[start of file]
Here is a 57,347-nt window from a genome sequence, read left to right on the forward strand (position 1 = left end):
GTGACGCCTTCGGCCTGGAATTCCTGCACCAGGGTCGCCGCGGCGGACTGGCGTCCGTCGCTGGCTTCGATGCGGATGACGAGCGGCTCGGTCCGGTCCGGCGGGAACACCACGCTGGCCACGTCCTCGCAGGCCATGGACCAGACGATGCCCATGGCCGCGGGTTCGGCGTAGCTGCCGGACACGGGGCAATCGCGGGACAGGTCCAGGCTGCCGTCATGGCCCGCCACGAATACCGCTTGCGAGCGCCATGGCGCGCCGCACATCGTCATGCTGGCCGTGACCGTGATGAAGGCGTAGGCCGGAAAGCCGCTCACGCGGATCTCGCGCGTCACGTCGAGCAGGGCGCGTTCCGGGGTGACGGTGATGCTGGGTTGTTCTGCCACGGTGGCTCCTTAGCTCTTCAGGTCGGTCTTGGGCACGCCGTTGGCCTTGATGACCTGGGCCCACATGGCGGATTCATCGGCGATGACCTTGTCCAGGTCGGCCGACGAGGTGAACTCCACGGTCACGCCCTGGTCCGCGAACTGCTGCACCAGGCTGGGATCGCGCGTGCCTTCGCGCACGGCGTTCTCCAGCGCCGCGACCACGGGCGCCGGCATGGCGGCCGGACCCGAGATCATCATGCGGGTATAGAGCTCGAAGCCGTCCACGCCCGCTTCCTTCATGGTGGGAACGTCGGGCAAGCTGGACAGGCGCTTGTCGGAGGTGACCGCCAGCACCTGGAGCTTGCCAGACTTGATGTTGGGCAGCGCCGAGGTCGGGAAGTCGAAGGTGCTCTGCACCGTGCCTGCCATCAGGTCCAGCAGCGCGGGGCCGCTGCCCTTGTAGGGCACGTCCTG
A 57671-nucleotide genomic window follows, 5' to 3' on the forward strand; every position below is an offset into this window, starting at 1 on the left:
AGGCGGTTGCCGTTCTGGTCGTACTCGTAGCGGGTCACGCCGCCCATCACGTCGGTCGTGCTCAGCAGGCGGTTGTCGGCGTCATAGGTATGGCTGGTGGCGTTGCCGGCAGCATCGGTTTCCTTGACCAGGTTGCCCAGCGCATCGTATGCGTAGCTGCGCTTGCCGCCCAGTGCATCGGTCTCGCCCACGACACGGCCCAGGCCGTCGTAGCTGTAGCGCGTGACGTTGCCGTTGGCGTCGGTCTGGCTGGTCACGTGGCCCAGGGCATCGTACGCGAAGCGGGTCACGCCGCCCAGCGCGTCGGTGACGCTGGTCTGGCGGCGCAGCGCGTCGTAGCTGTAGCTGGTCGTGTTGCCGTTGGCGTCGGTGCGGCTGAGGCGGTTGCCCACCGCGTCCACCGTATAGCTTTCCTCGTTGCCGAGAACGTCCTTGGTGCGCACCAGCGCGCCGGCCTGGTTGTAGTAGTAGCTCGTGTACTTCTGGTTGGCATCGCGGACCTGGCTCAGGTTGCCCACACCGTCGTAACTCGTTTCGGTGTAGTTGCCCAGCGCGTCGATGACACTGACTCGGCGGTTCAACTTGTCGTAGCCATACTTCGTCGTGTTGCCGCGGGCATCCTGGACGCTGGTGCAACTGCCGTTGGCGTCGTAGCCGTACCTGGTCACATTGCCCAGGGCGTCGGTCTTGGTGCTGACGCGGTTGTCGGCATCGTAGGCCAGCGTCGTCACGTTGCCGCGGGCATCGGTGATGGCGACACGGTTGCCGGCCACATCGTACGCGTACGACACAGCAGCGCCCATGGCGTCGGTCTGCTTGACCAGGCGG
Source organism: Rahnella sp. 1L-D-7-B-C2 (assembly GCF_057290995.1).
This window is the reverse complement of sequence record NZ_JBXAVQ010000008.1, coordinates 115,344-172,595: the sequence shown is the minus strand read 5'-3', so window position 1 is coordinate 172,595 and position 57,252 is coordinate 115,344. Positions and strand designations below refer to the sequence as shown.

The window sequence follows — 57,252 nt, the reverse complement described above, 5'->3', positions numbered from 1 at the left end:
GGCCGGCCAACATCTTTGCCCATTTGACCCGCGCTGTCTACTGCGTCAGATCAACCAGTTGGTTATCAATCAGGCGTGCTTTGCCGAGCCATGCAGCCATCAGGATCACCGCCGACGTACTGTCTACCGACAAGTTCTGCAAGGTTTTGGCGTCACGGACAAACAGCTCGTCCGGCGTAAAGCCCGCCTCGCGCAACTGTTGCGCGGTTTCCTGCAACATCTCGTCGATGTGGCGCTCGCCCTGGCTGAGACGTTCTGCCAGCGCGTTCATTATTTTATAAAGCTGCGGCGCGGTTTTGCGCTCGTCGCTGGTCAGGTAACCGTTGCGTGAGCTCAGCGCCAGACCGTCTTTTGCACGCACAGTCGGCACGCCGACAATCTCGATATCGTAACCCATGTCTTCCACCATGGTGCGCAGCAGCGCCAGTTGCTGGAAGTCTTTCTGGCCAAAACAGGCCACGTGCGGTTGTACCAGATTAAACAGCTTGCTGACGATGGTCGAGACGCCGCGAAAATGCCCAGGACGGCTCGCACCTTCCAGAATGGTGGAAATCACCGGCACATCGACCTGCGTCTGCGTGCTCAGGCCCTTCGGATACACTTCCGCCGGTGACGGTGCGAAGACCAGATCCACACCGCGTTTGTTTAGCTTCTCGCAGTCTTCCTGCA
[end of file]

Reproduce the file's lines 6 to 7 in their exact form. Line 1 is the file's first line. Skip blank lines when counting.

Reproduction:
This window is the reverse complement of sequence record NZ_JBXAVQ010000008.1, coordinates 115,344-172,595: the sequence shown is the minus strand read 5'-3', so window position 1 is coordinate 172,595 and position 57,252 is coordinate 115,344. Positions and strand designations below refer to the sequence as shown.

The window sequence follows — 57,252 nt, the reverse complement described above, 5'->3', positions numbered from 1 at the left end: